SEASIDE >> Googie is a funny-sounding, vowel-draped word that has nothing to do with a search engine (it's pointless and probably illegal to Googie someone). And it's not another word for baby talk, or a synonym for mucus, or the name of an outcast Teletubbie.
Googie is the exaggerated modern architecture seen in the coffee shops and bowling alleys of the 1950s and 1960s, defined by upswept roofs, geometric shapes, dramatic angles and a certain space-age, gee-whiz element (think "Jetsons" or Disney's Tomorrowland).
An intriguing new restaurant in Seaside will open in June as a casual neighborhood eatery that promises to recall the Googie era in fun, engaging ways. The Googie Grill at the "entrance" to Seaside (1520 Del Monte Blvd.) will offer simple comfort food (burgers, fries, wood-fired pizzas) with modern twists in an upbeat, contemporary setting.
Longtime, long-retired local restaurateur Jack Hakim (with 50 years in the game, owning Scandia and The Avenue in Carmel, and working as a server at some of the Monterey Peninsula's finest restaurants, including The Sardine Factory, Pacific's Edge and The Lodge at Pebble Beach) has turned a unique 1950s building he owns into a new venture.
Hakim has spent the last year renovating the Seaside spot, formerly Phat Burger.
"The building itself inspired me," Hakim said. "The tilted walls and windows, the geometric angles. I wanted to create a restaurant around it."
The whole project is a family approach. Hakim will oversee the new eatery while giving his daughter, local teacher Jennifer Kadosh, a new career path. Hakim's other daughter Lisa Allen, who co-owned Monterey's Trailside Café, will also pitch in.
Kadosh will manage the joint, and Hakim's former Scandia chef Tedulo Pinto (who most recently worked at Anton & Michel in Carmel) will handle the kitchen, cranking out breakfast, lunch and dinner in a fast-casual setting.
"When we started talking about ideas for a restaurant, Dad really loved this building, and we started researching Googie architecture," Kadosh said. "It will be just a touch of Googie to bring it together in a really fun way."
That dramatic style will be reflected in the angular walls and windows and splashes of neon paint, as well as Googie lamps and fixtures. Crews have remodeled the building, replaced the kitchen and covered the once open-air patio.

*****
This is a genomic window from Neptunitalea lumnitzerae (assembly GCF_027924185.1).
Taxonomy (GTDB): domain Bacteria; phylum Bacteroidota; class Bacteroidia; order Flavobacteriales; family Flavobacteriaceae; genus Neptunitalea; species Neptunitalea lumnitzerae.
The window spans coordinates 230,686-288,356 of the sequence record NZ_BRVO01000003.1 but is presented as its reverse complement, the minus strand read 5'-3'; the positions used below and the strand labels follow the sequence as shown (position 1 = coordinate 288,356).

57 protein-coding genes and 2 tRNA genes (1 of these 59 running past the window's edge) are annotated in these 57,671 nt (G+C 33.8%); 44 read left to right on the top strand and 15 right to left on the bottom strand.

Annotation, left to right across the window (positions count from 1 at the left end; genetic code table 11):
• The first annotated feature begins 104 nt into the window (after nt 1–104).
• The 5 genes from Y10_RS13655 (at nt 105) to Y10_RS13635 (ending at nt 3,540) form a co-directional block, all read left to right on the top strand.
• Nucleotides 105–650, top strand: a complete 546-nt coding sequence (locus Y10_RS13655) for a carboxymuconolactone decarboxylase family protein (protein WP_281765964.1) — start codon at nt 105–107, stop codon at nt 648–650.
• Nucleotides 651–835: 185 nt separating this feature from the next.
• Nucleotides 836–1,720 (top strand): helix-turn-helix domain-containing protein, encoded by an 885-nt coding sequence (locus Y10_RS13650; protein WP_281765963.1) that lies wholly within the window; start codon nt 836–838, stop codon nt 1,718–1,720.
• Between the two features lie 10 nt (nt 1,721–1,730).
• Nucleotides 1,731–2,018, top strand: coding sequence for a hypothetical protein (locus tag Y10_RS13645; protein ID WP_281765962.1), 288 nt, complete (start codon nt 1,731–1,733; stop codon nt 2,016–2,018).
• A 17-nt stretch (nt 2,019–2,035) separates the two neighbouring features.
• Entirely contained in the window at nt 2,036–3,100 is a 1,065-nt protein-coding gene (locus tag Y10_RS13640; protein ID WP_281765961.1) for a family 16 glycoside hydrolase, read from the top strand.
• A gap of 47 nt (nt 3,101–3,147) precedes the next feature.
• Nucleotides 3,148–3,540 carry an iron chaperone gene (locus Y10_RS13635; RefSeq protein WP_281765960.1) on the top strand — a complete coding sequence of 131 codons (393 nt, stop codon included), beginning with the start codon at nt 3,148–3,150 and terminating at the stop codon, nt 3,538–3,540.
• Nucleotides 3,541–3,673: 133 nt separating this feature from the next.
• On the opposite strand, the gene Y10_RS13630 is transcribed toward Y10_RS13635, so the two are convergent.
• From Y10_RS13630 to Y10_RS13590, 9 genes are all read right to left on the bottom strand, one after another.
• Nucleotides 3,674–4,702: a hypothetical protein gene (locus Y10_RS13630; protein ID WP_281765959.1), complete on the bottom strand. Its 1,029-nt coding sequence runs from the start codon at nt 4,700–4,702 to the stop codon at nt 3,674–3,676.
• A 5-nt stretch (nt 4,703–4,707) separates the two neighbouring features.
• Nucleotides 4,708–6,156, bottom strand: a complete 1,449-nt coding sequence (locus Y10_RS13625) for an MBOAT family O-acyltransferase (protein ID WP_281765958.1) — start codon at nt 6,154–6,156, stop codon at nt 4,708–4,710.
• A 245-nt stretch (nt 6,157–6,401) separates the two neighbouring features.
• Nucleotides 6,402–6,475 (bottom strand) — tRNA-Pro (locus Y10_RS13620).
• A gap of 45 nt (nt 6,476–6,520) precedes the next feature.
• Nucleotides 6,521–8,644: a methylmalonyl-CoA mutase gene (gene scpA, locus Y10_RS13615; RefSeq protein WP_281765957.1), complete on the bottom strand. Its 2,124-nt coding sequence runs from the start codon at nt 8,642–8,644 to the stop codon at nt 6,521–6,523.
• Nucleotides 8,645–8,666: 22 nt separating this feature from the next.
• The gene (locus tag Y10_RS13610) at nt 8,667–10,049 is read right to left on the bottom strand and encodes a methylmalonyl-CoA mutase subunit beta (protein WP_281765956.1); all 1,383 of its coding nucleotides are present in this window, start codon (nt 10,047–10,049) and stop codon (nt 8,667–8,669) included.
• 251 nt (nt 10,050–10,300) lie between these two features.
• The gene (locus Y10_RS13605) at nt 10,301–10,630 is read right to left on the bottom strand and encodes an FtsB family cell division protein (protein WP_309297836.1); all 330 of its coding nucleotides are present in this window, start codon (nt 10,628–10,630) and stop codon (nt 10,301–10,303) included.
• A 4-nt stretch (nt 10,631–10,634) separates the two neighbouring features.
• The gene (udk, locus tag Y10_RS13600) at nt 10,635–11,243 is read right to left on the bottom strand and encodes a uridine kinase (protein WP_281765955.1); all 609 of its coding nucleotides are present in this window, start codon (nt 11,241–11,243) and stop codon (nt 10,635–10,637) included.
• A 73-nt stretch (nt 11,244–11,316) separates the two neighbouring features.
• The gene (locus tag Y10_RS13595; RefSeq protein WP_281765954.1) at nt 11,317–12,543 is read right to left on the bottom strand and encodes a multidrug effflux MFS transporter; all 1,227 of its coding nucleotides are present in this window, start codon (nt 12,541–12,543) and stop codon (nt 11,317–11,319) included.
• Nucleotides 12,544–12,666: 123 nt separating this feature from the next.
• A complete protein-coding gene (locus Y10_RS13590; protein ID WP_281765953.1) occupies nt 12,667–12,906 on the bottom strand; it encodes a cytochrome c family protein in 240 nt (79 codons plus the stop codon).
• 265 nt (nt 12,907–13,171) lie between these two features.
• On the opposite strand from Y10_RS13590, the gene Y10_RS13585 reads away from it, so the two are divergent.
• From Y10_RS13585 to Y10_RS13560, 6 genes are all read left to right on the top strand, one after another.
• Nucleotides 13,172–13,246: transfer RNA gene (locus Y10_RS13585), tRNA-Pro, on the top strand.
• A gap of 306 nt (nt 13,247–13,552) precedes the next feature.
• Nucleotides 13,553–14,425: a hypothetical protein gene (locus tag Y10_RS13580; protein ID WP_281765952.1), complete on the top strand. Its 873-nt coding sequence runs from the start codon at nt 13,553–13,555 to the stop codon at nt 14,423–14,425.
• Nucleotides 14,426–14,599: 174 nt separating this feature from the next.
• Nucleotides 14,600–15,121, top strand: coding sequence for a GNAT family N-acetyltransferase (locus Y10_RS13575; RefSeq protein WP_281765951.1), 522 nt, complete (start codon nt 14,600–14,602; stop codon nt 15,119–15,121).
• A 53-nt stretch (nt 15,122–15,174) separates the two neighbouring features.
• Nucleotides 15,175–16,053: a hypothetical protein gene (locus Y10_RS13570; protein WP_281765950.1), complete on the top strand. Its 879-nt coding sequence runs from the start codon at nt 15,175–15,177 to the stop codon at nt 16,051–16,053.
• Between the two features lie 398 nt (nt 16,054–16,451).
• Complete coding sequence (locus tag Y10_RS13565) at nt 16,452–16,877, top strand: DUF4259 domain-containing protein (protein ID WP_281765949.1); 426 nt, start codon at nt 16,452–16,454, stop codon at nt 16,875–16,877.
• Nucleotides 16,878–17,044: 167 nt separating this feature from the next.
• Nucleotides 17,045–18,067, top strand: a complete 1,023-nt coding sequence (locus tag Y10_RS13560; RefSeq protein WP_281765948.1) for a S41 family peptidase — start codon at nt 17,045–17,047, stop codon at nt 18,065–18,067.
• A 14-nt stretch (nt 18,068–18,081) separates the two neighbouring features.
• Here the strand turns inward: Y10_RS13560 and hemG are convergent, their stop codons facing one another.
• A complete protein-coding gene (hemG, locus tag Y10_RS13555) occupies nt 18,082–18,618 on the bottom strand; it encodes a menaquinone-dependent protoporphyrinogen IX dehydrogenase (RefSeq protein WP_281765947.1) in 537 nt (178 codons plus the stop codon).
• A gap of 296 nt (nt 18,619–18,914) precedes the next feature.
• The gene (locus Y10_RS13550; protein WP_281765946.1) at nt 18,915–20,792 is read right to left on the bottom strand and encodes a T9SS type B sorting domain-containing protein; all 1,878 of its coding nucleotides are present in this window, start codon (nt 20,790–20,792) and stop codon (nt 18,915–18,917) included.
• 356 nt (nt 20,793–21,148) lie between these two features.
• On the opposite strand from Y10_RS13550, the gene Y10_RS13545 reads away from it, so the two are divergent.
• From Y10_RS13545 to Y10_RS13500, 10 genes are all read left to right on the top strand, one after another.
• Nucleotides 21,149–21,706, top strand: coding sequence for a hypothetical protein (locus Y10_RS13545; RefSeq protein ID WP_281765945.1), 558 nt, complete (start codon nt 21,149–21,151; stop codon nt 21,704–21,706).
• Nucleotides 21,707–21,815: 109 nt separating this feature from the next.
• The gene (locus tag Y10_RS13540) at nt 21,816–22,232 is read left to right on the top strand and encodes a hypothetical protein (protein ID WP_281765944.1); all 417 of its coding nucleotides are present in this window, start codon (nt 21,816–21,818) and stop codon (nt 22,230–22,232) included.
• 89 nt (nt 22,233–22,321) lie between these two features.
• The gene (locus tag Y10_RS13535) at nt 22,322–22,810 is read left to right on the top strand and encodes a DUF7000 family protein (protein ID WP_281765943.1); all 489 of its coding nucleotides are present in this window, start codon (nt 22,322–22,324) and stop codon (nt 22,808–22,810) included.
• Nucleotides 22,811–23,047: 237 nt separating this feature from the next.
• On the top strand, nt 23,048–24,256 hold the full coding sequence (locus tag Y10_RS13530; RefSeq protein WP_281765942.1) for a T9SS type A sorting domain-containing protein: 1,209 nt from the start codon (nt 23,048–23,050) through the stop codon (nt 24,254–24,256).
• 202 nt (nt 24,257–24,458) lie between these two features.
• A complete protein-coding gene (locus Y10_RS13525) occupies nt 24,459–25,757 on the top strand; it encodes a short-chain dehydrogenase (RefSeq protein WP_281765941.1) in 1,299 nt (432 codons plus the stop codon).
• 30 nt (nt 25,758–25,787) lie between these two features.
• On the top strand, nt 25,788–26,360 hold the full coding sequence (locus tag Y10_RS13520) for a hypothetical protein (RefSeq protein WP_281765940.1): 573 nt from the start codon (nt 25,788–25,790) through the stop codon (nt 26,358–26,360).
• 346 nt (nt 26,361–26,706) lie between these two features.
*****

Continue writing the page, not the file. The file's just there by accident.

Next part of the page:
Hakim wants to attract families, college students, neighborhood workers and anyone interested in "fresh, delicious comfort food."
Googie Grill will price its menu items in the $6-$15 range, and will serve beer and wine. Customers will place their orders with friendly, expert staff at the counter and food will be delivered to the table.
"The menu will reflect our taste and style, and my dad's experience," Kadosh said.
Hakim calls it "American food with a twist," and it's his belief that "comfort food is coming back, and we're going to make good quality food with fresh ingredients."
The grill will open for breakfast daily at 7:30 a.m., and serve a lunch and dinner menu from 11 a.m. to 8:30 p.m.
Find out more about Googie Grill at www.googiegrill.com or call 392-1520.
Who makes the best bloody?
Born in Paris when the 18th Amendment met the Russian Revolution, the Bloody Mary has become an iconic American cocktail.
While its original name and recipe may be disputed (also, it does not, in fact, cure hangovers as some insist), its birthplace is certain. Ferdinand "Pete" Petiot invented the Bloody Mary at Harry's New York Bar in Paris in the 1920s, as thirsty Americans escaping Prohibition loved the new spirit vodka introduced by emigres from Russia.